An Armed Vigilante Got Away With Murder
Issue 7, Volume 112
In the midst of unrest in August 2020, 17-year-old Kyle Rittenhouse traveled from Antioch, Illinois, to Kenosha, Wisconsin—where his father worked and where he was able to acquire a semiautomatic rifle from his friend—to act as an armed vigilante. The protests transformed into a violent riot that Rittenhouse placed himself in the middle of. He shot three men, killing two of them and seriously injuring another, and was charged with endangering the safety of two others.
A year after the incident, he has been put on trial and found not guilty on all charges. He cannot be tried again, and the decision of the jury cannot be appealed. The results of the trial reflect how laws in many states favor pro-gun sentiment, how racial bias continues to influence juries, and how confusing self-defense laws are designed in such a way that they allow people to claim self-defense against violence they have provoked. Ultimately, the trial reveals how our criminal justice system continues to allow white men to get away with violent crimes while Black and brown people can be incarcerated for crimes they did not commit.
Rittenhouse’s presence at a riot with a semiautomatic rifle may have provoked the violence that he claimed to be defending himself from. He fatally shot Joseph Rosenbaum, an unarmed man with significant mental health issues who spent much of his life in prison, after Rosenbaum chased him and threw a plastic bag at him. Right after, Rittenhouse was confronted by Anthony Huber, who was fatally shot, and Gaige Grosskreutz, who was seriously injured. Both Huber and Grosskreutz, among several others, believed that Rittenhouse was an active shooter, a justifiable guess given his armed state and killing of Rosenbaum. While Rittenhouse provoked the actions of Huber and Grosskreutz, who swung a skateboard at him and pointed a pistol at him, respectively, he was still able to claim self-defense.
The rules might seem murky. Judge Bruce Schroeder instructed the jury that if the defendant provoked the attack, he loses the right to self-defense. However, if he believed that the attack he provoked could cause him death or great bodily harm, then he regains the right to self-defense. This instruction contradicts itself in such a way that it allows those who provoke violence to still claim self-defense, thereby making Rittenhouse’s case for self-defense much easier. Additionally, self-defense cases place the responsibility of disproving self-defense on the prosecution rather than placing the responsibility of proving self-defense on the defense. The current laws exonerate people like Rittenhouse, who act as armed vigilantes while leaving people dead in their wake.
Even if the law can exonerate three of the charges against Rittenhouse based on the argument of self-defense, that leaves two other charges—first-degree recklessly endangering safety and use of a dangerous weapon—of which the first pertains to Rittenhouse’s actions against the journalist Richard McGinniss and the second pertains to his actions against an unknown person. Though these were less serious charges than homicide and attempted homicide, the jury could have held Rittenhouse accountable for endangering the safety of two people. These charges and another misdemeanor charge were all dismissed.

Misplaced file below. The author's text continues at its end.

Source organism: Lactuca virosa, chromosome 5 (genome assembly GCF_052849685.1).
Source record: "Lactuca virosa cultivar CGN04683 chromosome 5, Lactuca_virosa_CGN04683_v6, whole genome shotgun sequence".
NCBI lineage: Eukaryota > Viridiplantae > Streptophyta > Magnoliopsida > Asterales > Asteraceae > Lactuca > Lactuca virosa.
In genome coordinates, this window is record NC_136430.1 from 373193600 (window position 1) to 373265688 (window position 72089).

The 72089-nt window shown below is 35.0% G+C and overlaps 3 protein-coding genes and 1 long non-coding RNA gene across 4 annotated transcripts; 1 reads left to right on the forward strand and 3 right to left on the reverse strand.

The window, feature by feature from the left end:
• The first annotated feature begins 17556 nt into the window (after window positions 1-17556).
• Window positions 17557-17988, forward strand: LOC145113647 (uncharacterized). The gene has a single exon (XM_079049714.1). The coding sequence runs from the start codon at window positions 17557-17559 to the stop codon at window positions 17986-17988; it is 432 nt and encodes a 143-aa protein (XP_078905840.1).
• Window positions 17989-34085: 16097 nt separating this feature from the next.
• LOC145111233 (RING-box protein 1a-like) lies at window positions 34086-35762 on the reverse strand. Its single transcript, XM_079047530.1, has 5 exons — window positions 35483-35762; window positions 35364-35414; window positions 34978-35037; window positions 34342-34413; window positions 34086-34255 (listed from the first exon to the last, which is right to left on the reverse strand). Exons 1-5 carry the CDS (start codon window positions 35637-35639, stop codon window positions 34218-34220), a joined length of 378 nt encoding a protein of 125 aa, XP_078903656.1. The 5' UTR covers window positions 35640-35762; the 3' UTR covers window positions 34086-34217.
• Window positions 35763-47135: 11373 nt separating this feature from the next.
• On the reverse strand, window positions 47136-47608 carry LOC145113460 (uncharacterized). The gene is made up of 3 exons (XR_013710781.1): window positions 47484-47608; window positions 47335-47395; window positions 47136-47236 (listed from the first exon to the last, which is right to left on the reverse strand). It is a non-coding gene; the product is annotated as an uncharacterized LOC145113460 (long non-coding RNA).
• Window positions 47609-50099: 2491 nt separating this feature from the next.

Gun laws were a crucial player in this event. Wisconsin’s open carry laws allowed the provocation by Rittenhouse and provided his cause for self-defense against Grosskreutz. Additionally, even though he was 17, a loophole found his gun barrel too long for the specific underage statute to apply. These laws aggravate gun violence and need to be changed to create better gun control laws so that similar violent attacks can be prevented.
Racial dynamics also played an important role in the Rittenhouse trial. The jury of 12 presiding over the trial was mostly white. Though this detail may not seem like a cause for inherent racial bias since both the defendant and the victims were white, the actions of Rittenhouse were taken in the middle of a protest against the shooting of a Black man. This lack of diversity in the jury of the Rittenhouse trial reflects a larger problem of racism in jury selection. Black people and other people of color are underrepresented in jury pools and overrepresented in peremptory strikes, which can be used to dismiss qualified jurors without providing a reason. More diverse juries would limit racial bias and can be achieved by reshaping the systems that are misused to prevent people of color from being represented.
Rittenhouse’s position made it easier for him to be acquitted, a fact he himself even admitted in an interview with Fox. Long before Rittenhouse was found not guilty, white conservatives had glorified him as a hero. Yet Black and brown people continue to be seen as criminals in their daily lives and can be incarcerated for crimes they did not even commit. Innocent Black people are seven times more likely than white people to be wrongfully convicted of murder, 3.5 times more likely to be wrongfully convicted of sexual assault, and 12 times more likely to be convicted of drug crimes. Innocent Black people are also more likely to spend time in prison before they are exonerated. This fault in the system shows that Black people and other people of color can easily be falsely labeled as criminals while white men like Rittenhouse can get away with murder and still be celebrated.
The Rittenhouse trial reveals how pro-gun sentiment, racial bias, and the confusing structure of self-defense laws continue to influence our justice system. Trials then fail to hold people accountable for their actions. This system needs to be improved to limit racial bias, tighten gun control, and limit the extent to which self-defense can be used as a feasible argument for fairer results.